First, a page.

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Approximately 100 students came equipped with mattresses, tents, and sleeping bags on Thursday night for "Sleep Out 4 Divest," in which students will sleep out on Low Plaza in solidarity with the six organizers for Columbia Divest for Climate Justice who continue to occupy Low Library.

Six students remain in Low Library and have occupied the building for one week, maintaining that they will not leave until University President Lee Bollinger recommends the University's full divestment from fossil fuel companies. In the fall, the Advisory Committee for Socially Responsible Investing rejected CDCJ's proposal urging full divestment.

Ten Columbia mattresses were laid out behind Alma Mater, and students brought tents, sleeping bags, pillows, and their belongings in preparation to spend the night.

"It was framed as a, 'Come in, come out, and express solidarity for people who are still inside right now and facing serious disciplinary consequences,'" said CDCJ organizer Nikita Perumal, GS '16, who was in the library for the first 50 hours and is now supporting from the outside.

Just after 9 p.m., the nearly 70 people who had showed up gathered in a circle led by CDCJ organizers Daniela Lapidous, CC '16, and Amy Wang, CC '18. After Lapidous led the group in a pledge to express solidarity with the people inside Low, the circle held a moment of silence.

Alluding to the Barnard Columbia Solidarity Network, Lapidous borrowed from a friend's Facebook feed, defining "family" as "when you tell someone about your problem and they work just as hard as you to get it solved."

After everyone in the circle went around and said a few words, Wang read a few words from the CDCJ occupiers who remain inside. She read a letter from Rachel Fifi-Culp, CC '17, who is currently occupying Low and wrote about the flooding her family faces in Houston. She urged Bollinger to be "on the right side of history."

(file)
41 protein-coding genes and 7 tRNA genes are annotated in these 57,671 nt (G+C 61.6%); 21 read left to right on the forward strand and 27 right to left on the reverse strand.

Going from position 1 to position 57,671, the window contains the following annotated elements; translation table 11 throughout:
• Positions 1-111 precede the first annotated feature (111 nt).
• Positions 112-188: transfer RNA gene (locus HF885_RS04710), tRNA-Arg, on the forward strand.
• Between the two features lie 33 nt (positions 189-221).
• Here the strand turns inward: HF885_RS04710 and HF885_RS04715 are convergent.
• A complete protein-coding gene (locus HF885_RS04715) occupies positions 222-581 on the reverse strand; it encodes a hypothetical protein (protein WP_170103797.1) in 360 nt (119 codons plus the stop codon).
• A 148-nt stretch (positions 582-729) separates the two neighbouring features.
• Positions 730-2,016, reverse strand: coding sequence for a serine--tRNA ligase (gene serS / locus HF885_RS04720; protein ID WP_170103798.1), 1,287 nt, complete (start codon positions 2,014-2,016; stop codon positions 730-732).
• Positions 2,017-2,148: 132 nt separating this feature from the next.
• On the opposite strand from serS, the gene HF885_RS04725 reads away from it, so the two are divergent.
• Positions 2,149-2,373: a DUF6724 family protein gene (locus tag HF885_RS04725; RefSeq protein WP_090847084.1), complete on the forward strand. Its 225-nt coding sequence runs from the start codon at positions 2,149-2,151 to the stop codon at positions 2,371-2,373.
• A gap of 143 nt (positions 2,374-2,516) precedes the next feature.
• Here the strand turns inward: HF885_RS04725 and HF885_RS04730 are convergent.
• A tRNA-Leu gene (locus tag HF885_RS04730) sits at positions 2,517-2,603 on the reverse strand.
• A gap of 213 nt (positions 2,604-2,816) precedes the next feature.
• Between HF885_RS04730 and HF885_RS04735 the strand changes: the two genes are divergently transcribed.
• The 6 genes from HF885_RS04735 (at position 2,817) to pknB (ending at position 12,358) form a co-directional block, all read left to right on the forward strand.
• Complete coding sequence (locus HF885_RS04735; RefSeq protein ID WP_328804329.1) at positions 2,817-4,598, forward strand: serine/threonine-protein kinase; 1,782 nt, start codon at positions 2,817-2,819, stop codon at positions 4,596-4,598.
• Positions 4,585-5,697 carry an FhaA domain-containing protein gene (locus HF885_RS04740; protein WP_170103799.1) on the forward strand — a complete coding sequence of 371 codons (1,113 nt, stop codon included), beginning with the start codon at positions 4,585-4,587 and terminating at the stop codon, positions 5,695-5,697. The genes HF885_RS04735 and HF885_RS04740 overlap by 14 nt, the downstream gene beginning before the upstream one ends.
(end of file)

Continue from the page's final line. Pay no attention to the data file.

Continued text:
David Maloof, CC '80, stood outside the circle watching and thinking about his time at Columbia. He said that he was on campus for a dinner and stopped by to watch.

"Progress always starts with the young," he said, noting that when he was in college, student activists, including him, worked toward beginning divestment from apartheid South Africa.

"There were all kinds of meetings with President [William] McGill," he said. "We didn't take over a building—that was in '68—but there were protests and shouting matches."

"The moment after we walked into Low on Thursday afternoon, we won," CDCJ organizer Elana Sulakshana, CC '17, said to the circle. "We won because all of you are here." Sulakshana noted that more than 150 faculty members have come out in support of divestment.

By late Thursday night, almost 100 people were gathered on Low Plaza. The circle closed with another moment of silence, during which Wang led the group in a thought exercise, followed by singing and a chanting of "I believe that we will win."

"It's important," said Sam Doss, BC '19, an organizer for Divest Barnard who is sleeping out. "Our campaign is really different, and we have a really different relationship with our administration than CDCJ does, but the issue is the same."

Other clusters of people also sat on the Steps but were not there for the event. Many of the onlookers seemed unaware of the specifics of CDCJ's demands.

"It's really cool to see people turn out. I'm not really informed, but it's nice to see a lot of people are in support," Maram Tayeh, BC '19, said. | @Sasha_Zients

CDCJ sit-in